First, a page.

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Sunday, 25 May 2014 22:00

Malt producer hopes for six-figure raise via crowdfunding

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A supplier to West Michigan’s growing craft beverage industry plans to become the first company on this side of the state to take advantage of Michigan’s new crowdfunding law.

CEO Erik May hopes his Jenison-based company, Pilot Malt House LLC, will be able to meet a six-figure fundraising goal once the crowdfunding campaign goes live within a couple of weeks on the portal run by the Indianapolis-based LocalStake Marketplace LLC.

The company, which officially launched in August, works with West Michigan farmers to produce locally made malt from barley crops. Malt is a key ingredient in the production of beer and some distilled spirits.

Almost immediately after the company launched, the orders started rolling in, May said, noting that its first customer, New Holland Brewing Co., purchased 6 tons of malt for its distillery. The company delivered that first order in January and since then added about two dozen customers, he said.

“We’re using that experience with New Holland as the proof of concept, and I think we’ve proved the market,” May said.

After the initial orders and the positive reactions Pilot Malt received, May said he realized that the company had the potential to become a viable business. To date, however, May still works a day job and didn’t have access to startup capital to scale up the business as quickly as it needed, he said.

“I realized I needed to get on top of this and figure out how to be bigger,” he said.

As a startup, Pilot Malt found itself in a tough spot: It needed funding to jump start its operations but lacked the track record that would make it an attractive prospect for a traditional lender, May said.

“We have a lot of potential, but we need capital to realize the potential and we’re too new for a bank to deal with us,” May said.

The company considered adding equity investors — May said he’s been repeatedly approached by people interested in investing in Pilot Malt — but he thinks giving up a piece of his business is “kinda scary.” After exploring multiple avenues to raise the needed capital, crowdfunding “seemed like a good fit,” he said.

Michigan crowdfunding campaigns listed on take on two forms. Companies can choose to have funders make an investment in exchange for equity in the business, or they can opt for a revenue share model that pays back investors with a portion of the company’s sales.

The new investment vehicle was made possible by passage in December of the Michigan Invests Locally Exemption (MILE) Act, which allowed Michigan-based companies to solicit investments from in-state investors without having to register with federal securities regulators.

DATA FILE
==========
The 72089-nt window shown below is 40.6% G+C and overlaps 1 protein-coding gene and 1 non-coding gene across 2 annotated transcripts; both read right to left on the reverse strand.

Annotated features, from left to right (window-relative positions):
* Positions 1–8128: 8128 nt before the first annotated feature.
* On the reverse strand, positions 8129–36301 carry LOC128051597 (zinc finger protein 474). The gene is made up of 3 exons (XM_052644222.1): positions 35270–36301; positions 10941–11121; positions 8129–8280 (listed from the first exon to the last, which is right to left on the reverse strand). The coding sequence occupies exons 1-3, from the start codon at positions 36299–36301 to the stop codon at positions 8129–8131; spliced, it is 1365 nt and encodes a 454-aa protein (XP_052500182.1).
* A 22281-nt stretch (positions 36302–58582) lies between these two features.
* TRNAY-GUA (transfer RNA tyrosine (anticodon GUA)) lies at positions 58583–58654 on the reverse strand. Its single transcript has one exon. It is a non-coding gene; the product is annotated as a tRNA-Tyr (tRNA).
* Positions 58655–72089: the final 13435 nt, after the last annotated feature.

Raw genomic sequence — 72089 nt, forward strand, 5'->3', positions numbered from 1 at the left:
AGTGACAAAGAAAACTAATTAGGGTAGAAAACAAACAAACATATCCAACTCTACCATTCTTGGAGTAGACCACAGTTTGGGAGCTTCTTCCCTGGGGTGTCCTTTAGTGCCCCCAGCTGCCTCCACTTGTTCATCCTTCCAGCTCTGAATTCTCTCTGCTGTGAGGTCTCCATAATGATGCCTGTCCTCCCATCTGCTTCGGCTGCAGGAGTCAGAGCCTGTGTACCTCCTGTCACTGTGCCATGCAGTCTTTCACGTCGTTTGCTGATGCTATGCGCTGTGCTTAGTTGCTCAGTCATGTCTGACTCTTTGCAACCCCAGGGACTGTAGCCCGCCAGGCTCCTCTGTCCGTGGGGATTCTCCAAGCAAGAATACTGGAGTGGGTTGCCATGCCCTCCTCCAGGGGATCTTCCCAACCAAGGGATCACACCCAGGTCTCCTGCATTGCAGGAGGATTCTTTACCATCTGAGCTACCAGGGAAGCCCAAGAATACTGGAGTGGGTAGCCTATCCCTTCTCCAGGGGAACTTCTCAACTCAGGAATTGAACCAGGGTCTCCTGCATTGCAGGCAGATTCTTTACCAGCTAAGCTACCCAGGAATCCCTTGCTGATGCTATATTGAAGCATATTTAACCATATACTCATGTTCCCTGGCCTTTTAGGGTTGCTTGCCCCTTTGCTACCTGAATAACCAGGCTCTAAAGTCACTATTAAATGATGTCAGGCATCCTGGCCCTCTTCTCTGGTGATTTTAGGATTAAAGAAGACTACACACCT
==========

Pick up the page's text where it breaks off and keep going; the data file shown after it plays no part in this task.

The first successful Michigan-based crowdfunding campaign listed on that brought in $175,000 for Tecumseh Brewing Co. was structured as a revenue share.

“As a business, we want to have funding in hand once harvest happens,” May said, noting that a typical Michigan harvest takes place in late July and early August.

Last year, Pilot Malt worked with one grower in Niles who produced 10 acres of barley for the company. This year, May added three additional growers, two east of Ludington and another in the greater Grand Rapids area, for a combined 65 acres of barley.

“Our goal … is to create a network so these farmers can grow something other than corn and soybeans,” May said. “They like (growing for us) because they know where the product goes.”

Malted barley is the largest and last piece of the craft brewing supply chain to be sourced in the state, May said. Over the past few years, a handful of growers have started raising hops to sell to Michigan microbreweries. In fact, three of the four barley growers also grow hops, he added.

While the “buy local” movement plays into the business plan for Pilot Malt, the company wants to offer the highest quality malt possible to ensure it has repeat customers, he said.

“‘Buy local’ is why we’re in business and why we’ll be successful, but just being local isn’t enough,” May said. In his estimation, a buyer interested in purchasing local malt will be a one-time buyer if the quality doesn’t meet or exceed the customer’s expectations. That’s why the company has taken its time to focus on quality because “we want people to buy over and over and over.”

Read 4531 times Last modified on Tuesday, 27 May 2014 21:50

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